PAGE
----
On a Suggested Simplification of the Established Pitch-Notation

Sedley Taylor
1874 Proceedings of the Musical Association  
B T way of introduction to the more distinctly practical portion of this paper, I propose to examine concisely the following question :-' What are the essential requisites of a good notation for musical pitch. P' I shall then enquire how far the system in common use satisfies the conditions which an answer to this question must embody. Before submitting to the Association some suggestions of my own for remedying the defects which will thus be brought to light, I shall make a few observations on
more » ... the loading methods by which others have sought to attain the same object. This will be done with no desire to disparage the merits of these schemes, but merely in order to show that their success has not been so complete as to render further efforts superfluous and uncalled for. Music has, of course, an existence absolutely independent of, and prior to, all notation whatever. Volkslieder are handed down from generation to generation by oral tradition alone. If our language contains no recognised equivalent for the German word just used, our country none the less possesses the thing, and a distinguished member of our Association has earned the gratitude of every patriotic English musician by endowing us with a permanent record of these homely and home-recalling strains. Now what is the feature in the notes of one of these simple airs which enables us instantly to recognise it, whether we hear it whistled by a shepherd o'er the lea, or ground on a barrel-organ in a foreign land p Most certainly it is not what we call the absolute pitch of the different sounds heard. Whether these be the deep tones of a manly bass, or the ringing notes of a childish treble, the recognition is equally unhesitating. In fact, we no more think of calling for a ' Standard A' tuning-fork to settle the point, than we do of asking for a foot-rule to enable us to recognise the portrait of an absent friend. That the tune begins on c, or g, or g$, as little influences our power of recognition in the one case, as the fact of our friend's face in the picture being 10, 11, or 12 inches long does in the other. It is, then, the relations of pitch among the notes of a melody which fix its character, just as it is the relations of size and form among the parts of a portrait which constitute its likeness to the person whom it represents. Of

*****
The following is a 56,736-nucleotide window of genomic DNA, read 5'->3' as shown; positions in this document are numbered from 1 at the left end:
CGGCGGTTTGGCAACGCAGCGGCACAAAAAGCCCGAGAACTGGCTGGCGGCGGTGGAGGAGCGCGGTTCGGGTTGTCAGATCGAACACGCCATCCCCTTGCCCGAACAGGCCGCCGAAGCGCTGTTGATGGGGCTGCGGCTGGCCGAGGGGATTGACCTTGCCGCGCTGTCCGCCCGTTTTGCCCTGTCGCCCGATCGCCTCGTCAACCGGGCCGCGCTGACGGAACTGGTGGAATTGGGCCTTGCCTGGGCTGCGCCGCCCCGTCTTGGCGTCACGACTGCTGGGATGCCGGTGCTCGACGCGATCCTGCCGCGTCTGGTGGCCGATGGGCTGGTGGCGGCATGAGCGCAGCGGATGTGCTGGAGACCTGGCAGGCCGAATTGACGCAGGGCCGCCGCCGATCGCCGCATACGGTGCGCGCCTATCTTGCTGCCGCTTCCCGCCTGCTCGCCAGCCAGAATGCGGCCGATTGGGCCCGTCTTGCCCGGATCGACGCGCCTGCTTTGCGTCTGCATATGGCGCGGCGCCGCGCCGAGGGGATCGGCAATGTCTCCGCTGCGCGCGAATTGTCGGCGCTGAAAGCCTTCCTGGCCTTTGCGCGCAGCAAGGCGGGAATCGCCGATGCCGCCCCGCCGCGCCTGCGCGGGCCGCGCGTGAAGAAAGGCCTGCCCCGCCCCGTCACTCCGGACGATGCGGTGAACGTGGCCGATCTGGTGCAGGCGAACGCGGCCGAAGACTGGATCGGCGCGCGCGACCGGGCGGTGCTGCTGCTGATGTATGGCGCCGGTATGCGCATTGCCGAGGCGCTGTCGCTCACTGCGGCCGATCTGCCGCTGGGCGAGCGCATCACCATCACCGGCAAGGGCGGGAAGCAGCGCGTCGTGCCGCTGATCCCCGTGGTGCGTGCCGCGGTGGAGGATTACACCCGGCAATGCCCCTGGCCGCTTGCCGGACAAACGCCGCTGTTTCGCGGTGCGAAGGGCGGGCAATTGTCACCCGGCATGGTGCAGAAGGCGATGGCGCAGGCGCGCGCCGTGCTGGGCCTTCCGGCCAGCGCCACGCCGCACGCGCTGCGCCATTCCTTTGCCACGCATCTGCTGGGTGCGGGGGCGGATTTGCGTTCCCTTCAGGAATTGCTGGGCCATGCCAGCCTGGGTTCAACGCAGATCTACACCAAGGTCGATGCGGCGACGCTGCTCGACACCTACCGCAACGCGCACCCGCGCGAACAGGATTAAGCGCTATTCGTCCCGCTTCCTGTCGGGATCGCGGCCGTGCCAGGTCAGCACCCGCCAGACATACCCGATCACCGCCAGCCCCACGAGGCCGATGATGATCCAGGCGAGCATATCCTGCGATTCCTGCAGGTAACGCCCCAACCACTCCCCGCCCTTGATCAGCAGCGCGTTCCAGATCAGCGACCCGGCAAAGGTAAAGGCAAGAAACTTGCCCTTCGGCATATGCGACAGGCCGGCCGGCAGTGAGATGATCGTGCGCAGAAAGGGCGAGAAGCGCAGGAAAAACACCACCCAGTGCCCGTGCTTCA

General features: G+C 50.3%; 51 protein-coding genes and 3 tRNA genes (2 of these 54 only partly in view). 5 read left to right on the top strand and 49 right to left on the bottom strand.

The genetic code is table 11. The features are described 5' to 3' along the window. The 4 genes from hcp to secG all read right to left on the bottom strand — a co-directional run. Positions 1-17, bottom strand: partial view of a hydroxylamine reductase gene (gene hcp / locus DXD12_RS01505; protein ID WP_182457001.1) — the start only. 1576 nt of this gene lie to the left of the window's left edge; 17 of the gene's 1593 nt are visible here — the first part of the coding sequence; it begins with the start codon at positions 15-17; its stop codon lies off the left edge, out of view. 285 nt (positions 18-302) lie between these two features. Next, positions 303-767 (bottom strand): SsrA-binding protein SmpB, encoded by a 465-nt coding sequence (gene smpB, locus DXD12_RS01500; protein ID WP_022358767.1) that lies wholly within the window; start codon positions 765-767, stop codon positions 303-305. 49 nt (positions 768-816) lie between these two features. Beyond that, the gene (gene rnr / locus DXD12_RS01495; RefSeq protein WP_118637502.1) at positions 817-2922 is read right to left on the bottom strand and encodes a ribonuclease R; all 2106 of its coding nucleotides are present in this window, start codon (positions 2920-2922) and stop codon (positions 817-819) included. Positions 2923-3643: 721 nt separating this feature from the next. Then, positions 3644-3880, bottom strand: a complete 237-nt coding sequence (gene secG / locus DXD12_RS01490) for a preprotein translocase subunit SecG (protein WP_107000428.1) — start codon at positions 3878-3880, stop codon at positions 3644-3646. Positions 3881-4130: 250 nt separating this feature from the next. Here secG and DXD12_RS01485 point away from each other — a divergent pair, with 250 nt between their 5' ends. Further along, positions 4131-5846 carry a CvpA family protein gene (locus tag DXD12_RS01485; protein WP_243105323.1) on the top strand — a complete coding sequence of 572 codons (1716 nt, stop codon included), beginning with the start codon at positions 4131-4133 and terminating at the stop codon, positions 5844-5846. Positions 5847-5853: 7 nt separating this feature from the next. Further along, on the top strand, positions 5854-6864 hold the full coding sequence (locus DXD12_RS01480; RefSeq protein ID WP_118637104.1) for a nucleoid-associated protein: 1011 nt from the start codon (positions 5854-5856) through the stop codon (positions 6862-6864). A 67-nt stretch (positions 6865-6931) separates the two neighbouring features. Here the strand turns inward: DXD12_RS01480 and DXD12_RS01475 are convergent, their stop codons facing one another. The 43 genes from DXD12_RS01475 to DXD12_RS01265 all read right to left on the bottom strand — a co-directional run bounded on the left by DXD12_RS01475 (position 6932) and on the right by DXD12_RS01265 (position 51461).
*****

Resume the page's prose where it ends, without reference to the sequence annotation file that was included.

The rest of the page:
doi:10.1093/jrma/1.1.18 fatcat:wkpkykonmfa3tm5nv3qntqbewe